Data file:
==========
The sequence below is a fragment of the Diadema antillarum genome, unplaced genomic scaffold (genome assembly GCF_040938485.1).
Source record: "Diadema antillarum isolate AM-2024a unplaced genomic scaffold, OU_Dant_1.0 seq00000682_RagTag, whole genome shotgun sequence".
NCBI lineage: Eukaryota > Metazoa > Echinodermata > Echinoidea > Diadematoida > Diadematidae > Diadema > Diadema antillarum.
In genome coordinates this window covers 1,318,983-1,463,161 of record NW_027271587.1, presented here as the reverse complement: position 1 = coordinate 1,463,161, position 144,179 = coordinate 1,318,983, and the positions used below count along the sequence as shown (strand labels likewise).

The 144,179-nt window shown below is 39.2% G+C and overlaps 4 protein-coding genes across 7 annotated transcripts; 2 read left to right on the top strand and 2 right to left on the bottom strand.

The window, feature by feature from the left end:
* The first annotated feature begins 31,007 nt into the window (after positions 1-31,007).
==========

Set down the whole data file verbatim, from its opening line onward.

The sequence below is a fragment of the Diadema antillarum genome, unplaced genomic scaffold (genome assembly GCF_040938485.1).
Source record: "Diadema antillarum isolate AM-2024a unplaced genomic scaffold, OU_Dant_1.0 seq00000682_RagTag, whole genome shotgun sequence".
NCBI lineage: Eukaryota > Metazoa > Echinodermata > Echinoidea > Diadematoida > Diadematidae > Diadema > Diadema antillarum.
In genome coordinates this window covers 1,318,983-1,463,161 of record NW_027271587.1, presented here as the reverse complement: position 1 = coordinate 1,463,161, position 144,179 = coordinate 1,318,983, and the positions used below count along the sequence as shown (strand labels likewise).

The 144,179-nt window shown below is 39.2% G+C and overlaps 4 protein-coding genes across 7 annotated transcripts; 2 read left to right on the top strand and 2 right to left on the bottom strand.

The window, feature by feature from the left end:
* The first annotated feature begins 31,007 nt into the window (after positions 1-31,007).